Extension Wing Router Table Homemade Machines & Jigs

With my move to a shop nearly half the size of my old one, I had to try to arrange the tools that are important in the most efficient way possible. Throughout the year I’ve been in this new shop, I’ve only had issue with one tool: my router table. It is located directly in front of the table saw and would have to be moved frequently to cut longer material. Being in the middle of the floor, it also crowded other shop tools and operations. Since I video record a lot of what I do in the shop, I was constantly moving it around to get the camera set up in the right location. Add to that the fact that I rarely use it, and often the top would be piled up with various junk, I decided a change was needed.

As I have been working on my house renovation, I have a small on-site workshop set up in my basement to do some of the work in there. I already have my utility table saw and folding miter stand down there and often need to use the router table for various tasks, so I figure that would be a good place to have it. This would be a temporary situation, and the router table will come back to the shop when I have the space to put it. The long range plan is to either expand the current shop or build a new one.
So, if the router table goes, I need a replacement and after giving it a lot of thought, I decided the best solution was to install a router and lift in the extension wing of my table saw. The greatest benefit is that it takes up no additional space in the shop, while not compromising on functionality.

This article focuses more on how I built the fence, while all of the other details for boxing in and mounting the router lift are covered in this video:

The first thing I had to do was modify the mounting brackets so that the router lift would fit in the small extension table:

add a router to your table saw
for dust collection

The router side of the lift was boxed in and the floor attachment from the shop vac was screwed and caulked to provide a convenient outlet for the vacuum hose to attach.

A switch was wired to turn off and on the router. It is also connected to an outlet for the vacuum:

some wiring for a router installation
how to add a router extension to your table saw

The lift installed from beneath. I’m keeping the original crank and locking knob, since this is not a permanent application.

The electrical box is mounted with the switch facing down, so that it won’t be accidentally turned on by bumping it with my knee:

wiring up the router

With the lift installed I discovered that I could not get my wrench on the shaft of the router to change bits. The problem was the thickness of the top, so I routed out an area for the motor housing on the router to fit:

how to add a router extension to your table saw
how to add a router extension to your table saw

It easily comes up high enough now.

A recent trip to Home Depot had me walking out with this vacuum, on special for $30:

cheap and effective dust collection

I figure it’s perfect for a dedicated dust collector for this router table. The capacity is not large, but I can empty it quickly and easily.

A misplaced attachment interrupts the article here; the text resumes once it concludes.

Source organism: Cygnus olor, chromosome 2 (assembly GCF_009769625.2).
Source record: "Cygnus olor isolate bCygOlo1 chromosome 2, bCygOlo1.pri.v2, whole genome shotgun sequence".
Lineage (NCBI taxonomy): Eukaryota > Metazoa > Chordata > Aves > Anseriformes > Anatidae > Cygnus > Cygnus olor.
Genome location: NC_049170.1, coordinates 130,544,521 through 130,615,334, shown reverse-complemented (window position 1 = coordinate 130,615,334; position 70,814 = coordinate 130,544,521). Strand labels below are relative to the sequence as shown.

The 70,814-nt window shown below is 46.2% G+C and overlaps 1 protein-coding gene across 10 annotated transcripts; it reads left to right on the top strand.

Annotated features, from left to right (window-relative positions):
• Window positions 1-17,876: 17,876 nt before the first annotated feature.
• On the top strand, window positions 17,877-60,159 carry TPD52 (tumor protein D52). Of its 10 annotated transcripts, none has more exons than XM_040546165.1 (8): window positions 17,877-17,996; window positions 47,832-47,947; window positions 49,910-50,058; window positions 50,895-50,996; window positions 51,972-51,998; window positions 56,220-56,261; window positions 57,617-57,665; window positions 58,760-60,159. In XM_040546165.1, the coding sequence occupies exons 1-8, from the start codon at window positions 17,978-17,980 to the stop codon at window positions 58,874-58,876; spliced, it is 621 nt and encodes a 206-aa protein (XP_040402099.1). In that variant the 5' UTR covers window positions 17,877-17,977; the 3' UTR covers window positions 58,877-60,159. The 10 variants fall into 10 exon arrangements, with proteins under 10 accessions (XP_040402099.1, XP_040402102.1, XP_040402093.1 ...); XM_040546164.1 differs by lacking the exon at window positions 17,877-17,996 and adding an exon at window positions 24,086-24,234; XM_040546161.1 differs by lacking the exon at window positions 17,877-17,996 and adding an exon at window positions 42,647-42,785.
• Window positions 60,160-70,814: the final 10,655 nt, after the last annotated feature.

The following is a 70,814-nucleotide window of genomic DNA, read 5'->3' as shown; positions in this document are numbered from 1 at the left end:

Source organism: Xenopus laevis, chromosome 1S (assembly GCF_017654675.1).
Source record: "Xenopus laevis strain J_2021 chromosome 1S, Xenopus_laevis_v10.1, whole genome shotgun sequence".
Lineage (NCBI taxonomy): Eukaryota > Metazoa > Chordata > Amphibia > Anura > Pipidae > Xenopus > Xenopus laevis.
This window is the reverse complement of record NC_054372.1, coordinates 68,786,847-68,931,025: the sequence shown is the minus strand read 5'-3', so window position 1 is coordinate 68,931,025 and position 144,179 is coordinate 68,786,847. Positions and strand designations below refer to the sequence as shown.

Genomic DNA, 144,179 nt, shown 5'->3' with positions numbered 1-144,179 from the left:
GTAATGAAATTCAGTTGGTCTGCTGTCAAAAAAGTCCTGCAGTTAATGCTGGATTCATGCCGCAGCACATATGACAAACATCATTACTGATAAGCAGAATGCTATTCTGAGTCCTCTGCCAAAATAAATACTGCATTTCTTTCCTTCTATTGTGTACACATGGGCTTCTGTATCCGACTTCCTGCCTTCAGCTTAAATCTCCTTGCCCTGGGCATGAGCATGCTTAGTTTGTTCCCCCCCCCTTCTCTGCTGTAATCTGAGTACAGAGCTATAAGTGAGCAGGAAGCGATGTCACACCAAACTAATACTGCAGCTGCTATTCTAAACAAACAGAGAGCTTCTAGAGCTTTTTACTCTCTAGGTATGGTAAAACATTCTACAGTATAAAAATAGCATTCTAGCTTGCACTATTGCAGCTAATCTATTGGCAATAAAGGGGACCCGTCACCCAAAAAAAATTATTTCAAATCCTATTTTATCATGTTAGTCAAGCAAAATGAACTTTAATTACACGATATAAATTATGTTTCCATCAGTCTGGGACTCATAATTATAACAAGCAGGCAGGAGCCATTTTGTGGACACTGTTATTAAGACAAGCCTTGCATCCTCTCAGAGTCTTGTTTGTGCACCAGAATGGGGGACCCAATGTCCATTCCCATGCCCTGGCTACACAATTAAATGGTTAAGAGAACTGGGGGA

The fence for the router table uses the fence system of the table saw, and I want to keep it as simple as possible. Making it easy to install and remove is very important – I don’t want to have to go looking for a screwdriver or wrench to attach it. It also needs to be fairly compact and lightweight, for convenient storage.
After giving it some thought, I started with a piece of pine nearly 2″ thick and notched for the bit:

how to add a router extension to your table saw
how to add a router extension to your table saw

Into this I drove two hanger bolts, just above the table saw fence. I jammed two nuts together to turn the bolts in.

I cut blocks of 1/2″ plywood to form clamps to hold the pine tight to the fence:

how to add a router extension to your table saw
how to add a router extension to your table saw

The clamp block is notched out to put the pressure as low as possible.

The pine I used is an old stair tread and I didn’t spend any time trueing the faces. It turns out it was slightly off, and I didn’t want to remove the hanger bolts to send it through the saw. To overcome this and square the router fence to the table, I drove screws near the top (green arrows) to adjust the face of the router table fence in and out:

how to add a router extension to your table saw
how to add a router extension to your table saw

The face layer of 3/4″ plywood goes against the screws and ends up square to the table.

Since my table saw fence can lift at the back end (it locks on the front rail only), I added a notched cleat to the fence that hooks over the side table rail:

how to add a router extension to your table saw
how to add a router extension to your table saw

Installing the fence is as simple as slipping it over the table saw fence and pulling it forward to lock on the rail. The wing nuts are then tightened to hold it firmly in place.

There are drawbacks to having a setup like this, the main one being if you have an operation where you need to cut several parts on the table saw, then mill it on the router table. Thinking through my shop work history, I really can’t recall any specific project where I had to do that. Of course, now that I have this done, I’ll run across a bunch of times when that will happen. Still, given the shop as it is and the space that will be freed up with this change, I think I can tolerate a small amount of inconvenience.